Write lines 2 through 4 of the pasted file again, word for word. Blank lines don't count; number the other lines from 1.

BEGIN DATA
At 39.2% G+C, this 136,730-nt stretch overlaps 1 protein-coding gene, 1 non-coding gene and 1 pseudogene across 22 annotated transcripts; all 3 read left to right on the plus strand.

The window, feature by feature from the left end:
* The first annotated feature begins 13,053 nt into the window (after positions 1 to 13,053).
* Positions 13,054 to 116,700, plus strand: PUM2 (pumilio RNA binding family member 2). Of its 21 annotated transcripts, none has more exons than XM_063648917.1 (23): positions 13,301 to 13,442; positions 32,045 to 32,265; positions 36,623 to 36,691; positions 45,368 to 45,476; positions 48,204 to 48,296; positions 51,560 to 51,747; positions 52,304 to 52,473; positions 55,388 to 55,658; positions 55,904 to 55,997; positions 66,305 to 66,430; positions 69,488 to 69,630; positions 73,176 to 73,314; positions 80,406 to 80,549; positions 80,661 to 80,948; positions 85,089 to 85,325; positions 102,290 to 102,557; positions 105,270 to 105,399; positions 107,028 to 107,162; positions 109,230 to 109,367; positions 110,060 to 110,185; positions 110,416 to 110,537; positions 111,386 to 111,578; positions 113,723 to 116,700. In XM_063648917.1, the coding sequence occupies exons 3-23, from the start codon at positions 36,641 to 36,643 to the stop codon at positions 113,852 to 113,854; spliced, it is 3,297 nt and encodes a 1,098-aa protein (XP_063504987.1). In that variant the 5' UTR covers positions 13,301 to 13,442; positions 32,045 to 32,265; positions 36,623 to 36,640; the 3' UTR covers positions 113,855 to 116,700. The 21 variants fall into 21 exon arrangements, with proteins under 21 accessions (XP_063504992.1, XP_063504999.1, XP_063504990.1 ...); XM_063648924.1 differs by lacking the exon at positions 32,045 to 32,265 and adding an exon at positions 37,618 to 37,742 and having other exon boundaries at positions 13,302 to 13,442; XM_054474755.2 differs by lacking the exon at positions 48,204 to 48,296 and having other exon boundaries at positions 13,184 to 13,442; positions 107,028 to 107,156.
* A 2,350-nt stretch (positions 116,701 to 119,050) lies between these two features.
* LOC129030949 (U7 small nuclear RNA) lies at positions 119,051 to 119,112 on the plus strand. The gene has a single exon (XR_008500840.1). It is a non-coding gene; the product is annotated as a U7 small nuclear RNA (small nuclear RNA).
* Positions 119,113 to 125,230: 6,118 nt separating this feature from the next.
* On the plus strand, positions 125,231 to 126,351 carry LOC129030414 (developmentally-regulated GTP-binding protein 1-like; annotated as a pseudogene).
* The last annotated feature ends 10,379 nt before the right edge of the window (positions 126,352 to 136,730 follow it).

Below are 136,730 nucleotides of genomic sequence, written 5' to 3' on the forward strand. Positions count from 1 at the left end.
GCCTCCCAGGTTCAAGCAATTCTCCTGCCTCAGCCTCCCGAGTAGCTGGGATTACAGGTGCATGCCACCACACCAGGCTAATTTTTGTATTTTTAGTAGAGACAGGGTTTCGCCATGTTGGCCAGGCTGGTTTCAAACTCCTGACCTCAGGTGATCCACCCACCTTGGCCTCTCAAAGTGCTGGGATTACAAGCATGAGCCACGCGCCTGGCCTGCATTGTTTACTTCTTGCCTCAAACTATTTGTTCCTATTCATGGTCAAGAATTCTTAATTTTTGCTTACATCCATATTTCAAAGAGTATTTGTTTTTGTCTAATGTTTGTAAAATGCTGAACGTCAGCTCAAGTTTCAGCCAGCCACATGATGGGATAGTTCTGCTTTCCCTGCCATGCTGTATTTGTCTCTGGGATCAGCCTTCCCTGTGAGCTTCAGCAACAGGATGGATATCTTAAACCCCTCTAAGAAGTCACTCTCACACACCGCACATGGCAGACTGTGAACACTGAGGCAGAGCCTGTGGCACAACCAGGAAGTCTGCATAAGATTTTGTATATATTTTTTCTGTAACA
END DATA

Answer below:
The window, feature by feature from the left end:
* The first annotated feature begins 13,053 nt into the window (after positions 1 to 13,053).
* Positions 13,054 to 116,700, plus strand: PUM2 (pumilio RNA binding family member 2). Of its 21 annotated transcripts, none has more exons than XM_063648917.1 (23): positions 13,301 to 13,442; positions 32,045 to 32,265; positions 36,623 to 36,691; positions 45,368 to 45,476; positions 48,204 to 48,296; positions 51,560 to 51,747; positions 52,304 to 52,473; positions 55,388 to 55,658; positions 55,904 to 55,997; positions 66,305 to 66,430; positions 69,488 to 69,630; positions 73,176 to 73,314; positions 80,406 to 80,549; positions 80,661 to 80,948; positions 85,089 to 85,325; positions 102,290 to 102,557; positions 105,270 to 105,399; positions 107,028 to 107,162; positions 109,230 to 109,367; positions 110,060 to 110,185; positions 110,416 to 110,537; positions 111,386 to 111,578; positions 113,723 to 116,700. In XM_063648917.1, the coding sequence occupies exons 3-23, from the start codon at positions 36,641 to 36,643 to the stop codon at positions 113,852 to 113,854; spliced, it is 3,297 nt and encodes a 1,098-aa protein (XP_063504987.1). In that variant the 5' UTR covers positions 13,301 to 13,442; positions 32,045 to 32,265; positions 36,623 to 36,640; the 3' UTR covers positions 113,855 to 116,700. The 21 variants fall into 21 exon arrangements, with proteins under 21 accessions (XP_063504992.1, XP_063504999.1, XP_063504990.1 ...); XM_063648924.1 differs by lacking the exon at positions 32,045 to 32,265 and adding an exon at positions 37,618 to 37,742 and having other exon boundaries at positions 13,302 to 13,442; XM_054474755.2 differs by lacking the exon at positions 48,204 to 48,296 and having other exon boundaries at positions 13,184 to 13,442; positions 107,028 to 107,156.